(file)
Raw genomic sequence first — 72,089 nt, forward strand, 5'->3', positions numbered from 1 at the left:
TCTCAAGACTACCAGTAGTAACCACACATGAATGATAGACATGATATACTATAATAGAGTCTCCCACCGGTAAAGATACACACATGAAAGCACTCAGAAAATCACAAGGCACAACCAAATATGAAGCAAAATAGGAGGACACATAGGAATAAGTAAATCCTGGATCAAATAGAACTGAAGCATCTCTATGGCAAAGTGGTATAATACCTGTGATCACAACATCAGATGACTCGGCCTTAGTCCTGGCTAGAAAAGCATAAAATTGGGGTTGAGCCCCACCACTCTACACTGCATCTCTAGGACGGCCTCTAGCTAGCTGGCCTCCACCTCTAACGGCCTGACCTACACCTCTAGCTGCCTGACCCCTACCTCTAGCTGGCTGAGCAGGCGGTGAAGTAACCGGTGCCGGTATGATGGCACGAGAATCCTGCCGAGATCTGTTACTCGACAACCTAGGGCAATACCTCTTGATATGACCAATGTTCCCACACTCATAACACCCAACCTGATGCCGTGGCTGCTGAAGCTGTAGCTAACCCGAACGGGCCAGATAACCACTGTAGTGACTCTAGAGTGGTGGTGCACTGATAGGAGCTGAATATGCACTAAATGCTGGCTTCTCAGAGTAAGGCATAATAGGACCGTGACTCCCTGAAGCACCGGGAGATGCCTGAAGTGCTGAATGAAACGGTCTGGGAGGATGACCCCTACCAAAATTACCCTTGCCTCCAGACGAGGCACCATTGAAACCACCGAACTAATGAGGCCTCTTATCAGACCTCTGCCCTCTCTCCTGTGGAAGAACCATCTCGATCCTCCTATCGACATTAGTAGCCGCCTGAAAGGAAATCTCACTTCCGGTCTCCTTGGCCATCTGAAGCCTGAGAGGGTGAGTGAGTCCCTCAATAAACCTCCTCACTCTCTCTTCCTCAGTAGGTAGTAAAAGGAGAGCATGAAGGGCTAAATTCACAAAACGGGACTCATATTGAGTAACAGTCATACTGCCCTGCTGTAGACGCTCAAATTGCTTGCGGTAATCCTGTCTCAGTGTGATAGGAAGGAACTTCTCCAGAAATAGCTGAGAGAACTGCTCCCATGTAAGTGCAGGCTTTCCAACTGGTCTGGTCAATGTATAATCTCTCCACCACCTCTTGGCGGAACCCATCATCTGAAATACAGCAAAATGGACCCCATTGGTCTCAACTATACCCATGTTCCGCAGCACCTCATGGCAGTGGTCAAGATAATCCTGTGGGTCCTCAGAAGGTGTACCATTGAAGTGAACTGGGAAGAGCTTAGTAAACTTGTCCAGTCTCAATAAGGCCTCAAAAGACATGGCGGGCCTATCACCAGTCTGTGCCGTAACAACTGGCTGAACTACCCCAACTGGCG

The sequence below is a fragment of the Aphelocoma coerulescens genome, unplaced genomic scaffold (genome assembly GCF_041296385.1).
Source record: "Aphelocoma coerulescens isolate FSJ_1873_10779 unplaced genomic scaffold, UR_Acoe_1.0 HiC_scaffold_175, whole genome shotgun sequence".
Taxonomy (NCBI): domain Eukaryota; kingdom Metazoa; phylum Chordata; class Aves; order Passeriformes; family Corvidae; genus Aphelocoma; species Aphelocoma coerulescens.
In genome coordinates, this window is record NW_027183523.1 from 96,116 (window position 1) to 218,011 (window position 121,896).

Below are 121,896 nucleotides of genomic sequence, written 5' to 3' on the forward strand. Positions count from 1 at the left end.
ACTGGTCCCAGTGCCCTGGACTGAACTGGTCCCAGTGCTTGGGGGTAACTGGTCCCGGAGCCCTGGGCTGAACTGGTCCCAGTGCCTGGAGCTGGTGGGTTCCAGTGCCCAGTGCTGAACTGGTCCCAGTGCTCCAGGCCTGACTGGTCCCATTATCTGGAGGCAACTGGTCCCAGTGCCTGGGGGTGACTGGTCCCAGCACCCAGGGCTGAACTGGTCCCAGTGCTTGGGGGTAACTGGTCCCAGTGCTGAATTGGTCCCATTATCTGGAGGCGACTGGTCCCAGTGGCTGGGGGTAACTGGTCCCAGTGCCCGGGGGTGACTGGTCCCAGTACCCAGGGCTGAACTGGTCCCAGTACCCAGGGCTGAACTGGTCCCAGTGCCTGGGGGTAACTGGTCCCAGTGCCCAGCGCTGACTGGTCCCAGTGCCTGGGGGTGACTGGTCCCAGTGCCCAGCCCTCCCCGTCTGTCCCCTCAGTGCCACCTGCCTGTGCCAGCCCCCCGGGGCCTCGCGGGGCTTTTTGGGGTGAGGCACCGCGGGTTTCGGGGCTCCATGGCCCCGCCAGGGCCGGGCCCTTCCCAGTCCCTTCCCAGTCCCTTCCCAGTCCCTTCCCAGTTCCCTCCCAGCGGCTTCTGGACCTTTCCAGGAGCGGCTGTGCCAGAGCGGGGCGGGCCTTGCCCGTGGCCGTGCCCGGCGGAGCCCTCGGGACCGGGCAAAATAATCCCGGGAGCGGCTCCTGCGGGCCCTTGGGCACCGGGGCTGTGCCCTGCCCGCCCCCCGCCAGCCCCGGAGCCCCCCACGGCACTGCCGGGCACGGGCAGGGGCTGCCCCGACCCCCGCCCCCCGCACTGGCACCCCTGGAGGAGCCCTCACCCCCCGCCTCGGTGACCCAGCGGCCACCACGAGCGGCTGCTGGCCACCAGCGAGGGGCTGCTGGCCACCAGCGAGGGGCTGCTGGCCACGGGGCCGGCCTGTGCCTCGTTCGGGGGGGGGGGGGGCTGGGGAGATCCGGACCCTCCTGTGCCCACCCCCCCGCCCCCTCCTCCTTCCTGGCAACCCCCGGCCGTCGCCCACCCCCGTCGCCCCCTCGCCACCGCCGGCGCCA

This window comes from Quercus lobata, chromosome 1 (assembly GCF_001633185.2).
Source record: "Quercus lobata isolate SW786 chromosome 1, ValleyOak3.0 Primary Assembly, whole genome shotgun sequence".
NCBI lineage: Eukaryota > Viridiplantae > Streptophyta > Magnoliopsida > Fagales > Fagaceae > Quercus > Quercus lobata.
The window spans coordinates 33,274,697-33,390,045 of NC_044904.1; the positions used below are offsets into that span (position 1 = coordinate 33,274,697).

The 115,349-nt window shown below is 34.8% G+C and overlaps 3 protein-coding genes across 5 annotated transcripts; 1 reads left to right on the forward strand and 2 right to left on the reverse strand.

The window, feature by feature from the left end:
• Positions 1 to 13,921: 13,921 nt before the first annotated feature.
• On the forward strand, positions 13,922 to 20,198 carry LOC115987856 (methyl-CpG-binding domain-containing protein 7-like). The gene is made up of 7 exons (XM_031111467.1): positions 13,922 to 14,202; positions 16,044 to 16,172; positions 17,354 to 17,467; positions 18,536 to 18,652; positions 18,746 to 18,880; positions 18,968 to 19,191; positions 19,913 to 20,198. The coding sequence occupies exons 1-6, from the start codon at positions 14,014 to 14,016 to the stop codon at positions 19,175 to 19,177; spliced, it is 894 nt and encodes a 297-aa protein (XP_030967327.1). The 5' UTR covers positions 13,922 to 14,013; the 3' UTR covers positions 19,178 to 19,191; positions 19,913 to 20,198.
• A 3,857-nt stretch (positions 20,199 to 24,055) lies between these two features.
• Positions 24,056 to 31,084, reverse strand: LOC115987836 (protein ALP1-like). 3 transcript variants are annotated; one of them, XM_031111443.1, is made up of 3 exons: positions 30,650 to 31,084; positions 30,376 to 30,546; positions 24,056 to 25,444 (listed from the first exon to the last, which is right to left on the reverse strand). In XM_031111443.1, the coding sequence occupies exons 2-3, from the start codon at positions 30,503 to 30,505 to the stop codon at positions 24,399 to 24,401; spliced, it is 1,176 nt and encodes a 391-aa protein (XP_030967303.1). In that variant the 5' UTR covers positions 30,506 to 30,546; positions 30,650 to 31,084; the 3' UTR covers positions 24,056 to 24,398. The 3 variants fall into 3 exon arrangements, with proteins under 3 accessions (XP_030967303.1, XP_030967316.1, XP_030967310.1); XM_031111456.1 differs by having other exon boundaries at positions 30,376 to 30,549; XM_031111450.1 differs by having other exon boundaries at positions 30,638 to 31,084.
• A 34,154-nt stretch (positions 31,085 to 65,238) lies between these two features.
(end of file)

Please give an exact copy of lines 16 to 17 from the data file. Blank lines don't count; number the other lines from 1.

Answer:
• On the forward strand, positions 13,922 to 20,198 carry LOC115987856 (methyl-CpG-binding domain-containing protein 7-like). The gene is made up of 7 exons (XM_031111467.1): positions 13,922 to 14,202; positions 16,044 to 16,172; positions 17,354 to 17,467; positions 18,536 to 18,652; positions 18,746 to 18,880; positions 18,968 to 19,191; positions 19,913 to 20,198. The coding sequence occupies exons 1-6, from the start codon at positions 14,014 to 14,016 to the stop codon at positions 19,175 to 19,177; spliced, it is 894 nt and encodes a 297-aa protein (XP_030967327.1). The 5' UTR covers positions 13,922 to 14,013; the 3' UTR covers positions 19,178 to 19,191; positions 19,913 to 20,198.
• A 3,857-nt stretch (positions 20,199 to 24,055) lies between these two features.